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Obscure al-Qaida-Linked Militant Group Claims Responsibility for Wahat Attack

Obscure al-Qaida-Linked Militant Group Claims Responsibility for Wahat Attack

Archive photograph of a military checkpoint in Egypt’s North Sinai

A newly-emerged militant group with ties to al-Qaida claimed on Friday responsibility for the October 21 attack in Egypt’s Western Desert that killed at least 16 policemen.

In a statement, the group calling itself Ansar al-Islam (Arabic for Supporters of Islam) said that the attack marked the beginning of a holy war against the Egyptian state.

“We have begun our jihad with the battle of the Lion’s Den in the Bahariya Oasis area on the borders of Cairo and were victorious against the enemy’s campaign,” the statement read.

The statement also said that Abu Hatem al-Din Abd al-Hamid, who is suspected by authorities having been involved in the attack, was one of the group’s senior leaders. Earlier this week he was killed in a targeted strike by the Egyptian Air Force.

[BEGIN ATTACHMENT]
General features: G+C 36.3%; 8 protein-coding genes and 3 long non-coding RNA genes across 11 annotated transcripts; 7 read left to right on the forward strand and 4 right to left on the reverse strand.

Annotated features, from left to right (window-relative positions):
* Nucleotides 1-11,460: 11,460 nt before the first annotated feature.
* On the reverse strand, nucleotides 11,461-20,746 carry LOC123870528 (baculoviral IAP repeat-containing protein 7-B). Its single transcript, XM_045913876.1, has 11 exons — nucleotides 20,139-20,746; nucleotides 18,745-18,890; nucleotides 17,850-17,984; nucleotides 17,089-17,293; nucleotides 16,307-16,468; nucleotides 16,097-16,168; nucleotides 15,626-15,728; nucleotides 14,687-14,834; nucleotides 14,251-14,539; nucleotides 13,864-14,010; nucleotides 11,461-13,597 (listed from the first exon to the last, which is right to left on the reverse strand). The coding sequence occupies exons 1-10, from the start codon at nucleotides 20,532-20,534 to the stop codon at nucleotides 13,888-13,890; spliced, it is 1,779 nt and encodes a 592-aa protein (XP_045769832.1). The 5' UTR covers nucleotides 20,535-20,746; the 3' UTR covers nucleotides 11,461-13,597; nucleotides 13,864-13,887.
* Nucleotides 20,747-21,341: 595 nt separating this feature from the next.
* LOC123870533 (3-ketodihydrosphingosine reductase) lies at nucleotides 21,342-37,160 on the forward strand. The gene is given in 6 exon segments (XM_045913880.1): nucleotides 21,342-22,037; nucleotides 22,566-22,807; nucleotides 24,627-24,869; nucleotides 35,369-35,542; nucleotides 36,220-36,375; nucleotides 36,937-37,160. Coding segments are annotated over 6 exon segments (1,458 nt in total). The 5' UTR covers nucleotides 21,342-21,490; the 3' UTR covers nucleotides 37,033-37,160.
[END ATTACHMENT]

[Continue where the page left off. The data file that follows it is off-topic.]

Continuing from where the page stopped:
Security sources speaking to Reuters on conditions of anonymity said that Abd al-Hamid was the deputy of Hesham al-Ashmawy, an Egyptian special forces officer turned jihadist. An Egyptian National Security official said in 2015 that Ashmawy “is the most dangerous terrorist we face”.

Ashmawy is known for his allegiance to al-Qaida, which, if Ansar al-Islam’s claim of responsibility for the 21 October attack is confirmed, could mean the emergence of a new branch of militant extremism in Egypt, rivaling the Islamic State.

Ashmawy and Abd al-Hamid had previously been loyal to the Islamic State but due to internal conflicts they turned towards al-Qaida, formed by Osama Bin Laden in the late 1980s.

“We have information that Ashmawy and Abd al-Hamid broke away from (Islamic State) after a third colleague of theirs was killed and also for doctrinal issues,” said an official in Egypt’s Homeland Security agency on condition of anonymity, according to Reuters.

The Wahat attack was the latest to plague Egypt after several years of political instability following the 2011 uprising that toppled formed strongman Hosni Mubarak.

While most militant activity has been concentrated to the restive Sinai Peninsula, where a low-level war between the Egyptian branch of the Islamic State and the Egyptian army has been going on, militants have in the recent past also extended their operations into the country’s urban centers.

The statement released by Ansar al-Islam claiming responsibility for the October 21 attack.

 

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